Monday, November 19, 2012
4:00 pm
Cahill, Hameetman Auditorium

Astronomy Tea Talk

Tracking the Evolution of Strong, z=1.5-4.5 CIV Absorbers with Thousands of Systems
Kathy Cooksey, MIT

Spectroscopic surveys of quasars yield a random sample of intervening absorbing gas clouds that can be used to constrain the on-going and summative enrichment processes in the universe. The CIV doublet has proven to be an important tracer of the IGM and its evolution from z = 6 to 0. This transition has been well-studied at high redshift because: it is a strong transition of a common metal; it is observable outside the Ly-alpha forest, where it becomes easier to identify; it redshifts into optical passbands for z=1.5-4.5; and it is a resonant doublet, which gives it distinctive characteristics that enable surveys to be largely automated. We have vastly improved the z=1.5-4.5 absorber measurements by identifying over 15,000 CIV systems from a survey of thousands of SDSS DR7 QSOs. No longer dominated by Poisson errors, the CIV redshift (non)evolution stands out clearly. For example, the shape of the CIV distribution has not evolved over the 3 Gyr span of the sample, but there has been a two-fold increase in the CIV number density (detected at > 30 sigma). Since the strong CIV absorbers detectable in SDSS spectra likely arise in the extended gaseous halos of galaxies, we can show that the change in the number density is probably largely driven by the change in the number of galaxies. We also constructed a uniform z=0-0.6 dataset by combining the SDSS survey with the z < 1 HST results (Cooksey et al. 2010) and the new z > 5 FIRE results (Simcoe et al. 2011). Thus, we can compare apples-to-apples: the absorber density over time and the CIV mass density evolution. This is the first in a series on our surveys for various metal-line absorption systems in SDSS DR7 QSOs, and we share some early results of the upcoming papers.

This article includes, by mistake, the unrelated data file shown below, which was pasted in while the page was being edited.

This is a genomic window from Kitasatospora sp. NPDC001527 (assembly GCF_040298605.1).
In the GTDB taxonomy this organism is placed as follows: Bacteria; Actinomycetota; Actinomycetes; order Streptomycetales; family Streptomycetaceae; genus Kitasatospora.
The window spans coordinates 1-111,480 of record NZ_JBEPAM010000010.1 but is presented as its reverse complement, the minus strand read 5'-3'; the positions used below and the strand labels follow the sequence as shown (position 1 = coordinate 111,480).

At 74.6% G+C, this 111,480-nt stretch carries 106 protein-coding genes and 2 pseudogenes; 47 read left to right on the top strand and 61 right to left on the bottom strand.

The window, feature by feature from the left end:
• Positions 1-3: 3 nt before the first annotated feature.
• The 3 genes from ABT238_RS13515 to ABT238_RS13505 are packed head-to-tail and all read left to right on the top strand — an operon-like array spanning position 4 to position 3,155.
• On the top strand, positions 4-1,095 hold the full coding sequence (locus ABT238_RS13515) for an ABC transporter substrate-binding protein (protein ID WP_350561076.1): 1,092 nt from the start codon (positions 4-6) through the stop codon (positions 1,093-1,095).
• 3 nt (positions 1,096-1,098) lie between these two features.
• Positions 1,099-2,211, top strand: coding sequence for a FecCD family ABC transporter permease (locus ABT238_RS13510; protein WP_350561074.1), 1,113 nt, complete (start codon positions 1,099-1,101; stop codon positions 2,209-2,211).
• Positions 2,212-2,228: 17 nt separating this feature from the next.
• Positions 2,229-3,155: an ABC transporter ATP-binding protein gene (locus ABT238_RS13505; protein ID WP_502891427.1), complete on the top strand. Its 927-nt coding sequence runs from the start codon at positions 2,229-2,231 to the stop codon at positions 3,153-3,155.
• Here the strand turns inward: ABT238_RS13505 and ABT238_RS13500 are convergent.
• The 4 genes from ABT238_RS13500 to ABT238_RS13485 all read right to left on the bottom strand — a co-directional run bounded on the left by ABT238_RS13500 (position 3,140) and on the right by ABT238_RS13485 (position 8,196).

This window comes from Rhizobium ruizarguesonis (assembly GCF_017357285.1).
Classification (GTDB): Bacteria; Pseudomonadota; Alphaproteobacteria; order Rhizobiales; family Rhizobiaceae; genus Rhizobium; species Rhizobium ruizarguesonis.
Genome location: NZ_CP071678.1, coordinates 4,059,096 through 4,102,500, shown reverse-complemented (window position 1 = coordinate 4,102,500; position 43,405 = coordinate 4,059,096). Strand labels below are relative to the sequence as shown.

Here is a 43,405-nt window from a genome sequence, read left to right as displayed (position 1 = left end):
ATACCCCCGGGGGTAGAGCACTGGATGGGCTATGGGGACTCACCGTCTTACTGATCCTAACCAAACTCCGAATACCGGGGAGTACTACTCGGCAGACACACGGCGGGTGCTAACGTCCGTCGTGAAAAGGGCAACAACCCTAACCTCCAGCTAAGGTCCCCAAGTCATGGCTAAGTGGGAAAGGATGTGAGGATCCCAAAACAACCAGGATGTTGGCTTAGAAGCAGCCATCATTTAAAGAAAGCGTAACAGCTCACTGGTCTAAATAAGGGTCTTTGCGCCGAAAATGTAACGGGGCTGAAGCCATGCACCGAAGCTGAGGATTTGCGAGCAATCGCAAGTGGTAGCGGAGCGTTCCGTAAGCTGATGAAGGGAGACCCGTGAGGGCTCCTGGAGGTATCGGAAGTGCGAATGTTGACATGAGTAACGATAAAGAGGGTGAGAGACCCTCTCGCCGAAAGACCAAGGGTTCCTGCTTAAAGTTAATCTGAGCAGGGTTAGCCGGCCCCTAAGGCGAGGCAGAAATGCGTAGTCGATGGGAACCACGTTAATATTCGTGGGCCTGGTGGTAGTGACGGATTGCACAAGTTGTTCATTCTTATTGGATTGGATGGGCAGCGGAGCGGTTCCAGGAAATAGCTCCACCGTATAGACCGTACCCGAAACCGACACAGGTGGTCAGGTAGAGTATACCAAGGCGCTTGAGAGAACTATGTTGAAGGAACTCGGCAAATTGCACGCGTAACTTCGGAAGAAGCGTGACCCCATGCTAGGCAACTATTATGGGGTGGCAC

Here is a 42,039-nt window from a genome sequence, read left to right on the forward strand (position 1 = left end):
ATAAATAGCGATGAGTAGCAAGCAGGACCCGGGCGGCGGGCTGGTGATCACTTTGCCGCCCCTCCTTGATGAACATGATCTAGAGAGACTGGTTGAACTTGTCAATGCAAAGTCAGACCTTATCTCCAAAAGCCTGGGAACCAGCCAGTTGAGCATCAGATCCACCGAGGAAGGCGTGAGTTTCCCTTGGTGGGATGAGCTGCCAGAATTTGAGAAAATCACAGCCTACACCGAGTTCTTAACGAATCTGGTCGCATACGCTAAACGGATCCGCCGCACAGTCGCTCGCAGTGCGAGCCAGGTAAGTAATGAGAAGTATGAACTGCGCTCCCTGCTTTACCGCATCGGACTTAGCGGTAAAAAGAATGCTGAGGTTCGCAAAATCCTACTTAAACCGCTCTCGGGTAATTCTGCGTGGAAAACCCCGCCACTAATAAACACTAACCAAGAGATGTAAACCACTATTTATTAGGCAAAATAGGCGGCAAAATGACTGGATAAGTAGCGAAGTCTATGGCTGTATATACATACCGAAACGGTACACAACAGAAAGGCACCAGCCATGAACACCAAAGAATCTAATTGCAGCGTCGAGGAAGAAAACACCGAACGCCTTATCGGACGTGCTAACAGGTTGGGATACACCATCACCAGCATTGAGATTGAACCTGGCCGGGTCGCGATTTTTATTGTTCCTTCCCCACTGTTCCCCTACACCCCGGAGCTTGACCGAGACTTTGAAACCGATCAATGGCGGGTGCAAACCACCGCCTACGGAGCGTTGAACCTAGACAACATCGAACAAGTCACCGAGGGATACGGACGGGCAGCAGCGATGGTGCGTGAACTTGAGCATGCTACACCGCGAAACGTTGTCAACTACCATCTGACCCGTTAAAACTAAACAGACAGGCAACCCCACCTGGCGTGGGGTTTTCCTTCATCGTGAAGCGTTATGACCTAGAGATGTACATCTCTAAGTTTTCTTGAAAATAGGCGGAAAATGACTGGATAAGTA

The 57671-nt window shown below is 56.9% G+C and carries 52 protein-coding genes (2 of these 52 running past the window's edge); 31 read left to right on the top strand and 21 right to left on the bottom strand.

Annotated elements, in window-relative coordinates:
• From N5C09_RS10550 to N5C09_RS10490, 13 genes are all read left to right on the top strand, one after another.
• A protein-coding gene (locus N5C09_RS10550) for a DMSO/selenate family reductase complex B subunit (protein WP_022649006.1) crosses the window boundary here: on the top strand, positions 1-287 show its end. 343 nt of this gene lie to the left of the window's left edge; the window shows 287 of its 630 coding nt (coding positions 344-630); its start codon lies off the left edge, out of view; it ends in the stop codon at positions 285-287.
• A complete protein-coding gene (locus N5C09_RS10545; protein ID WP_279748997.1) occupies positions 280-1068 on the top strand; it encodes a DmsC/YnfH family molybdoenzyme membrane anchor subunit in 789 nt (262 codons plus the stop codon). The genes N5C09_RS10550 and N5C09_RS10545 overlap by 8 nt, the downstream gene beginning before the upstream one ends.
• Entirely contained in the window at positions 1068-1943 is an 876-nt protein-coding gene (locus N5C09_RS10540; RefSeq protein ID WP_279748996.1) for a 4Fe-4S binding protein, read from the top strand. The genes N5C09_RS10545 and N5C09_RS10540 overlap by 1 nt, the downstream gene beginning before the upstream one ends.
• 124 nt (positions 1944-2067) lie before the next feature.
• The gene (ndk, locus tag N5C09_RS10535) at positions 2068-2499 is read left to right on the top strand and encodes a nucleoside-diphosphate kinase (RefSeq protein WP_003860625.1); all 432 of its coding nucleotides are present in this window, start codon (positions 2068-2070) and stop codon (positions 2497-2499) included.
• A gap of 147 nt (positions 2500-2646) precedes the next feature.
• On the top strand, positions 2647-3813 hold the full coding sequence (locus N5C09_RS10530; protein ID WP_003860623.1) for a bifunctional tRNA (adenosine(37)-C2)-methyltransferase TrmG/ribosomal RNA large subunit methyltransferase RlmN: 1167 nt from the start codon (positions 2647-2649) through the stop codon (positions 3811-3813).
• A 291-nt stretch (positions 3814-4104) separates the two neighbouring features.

For more information see Astronomy Tea Talks at Caltech
Add this event to my calendar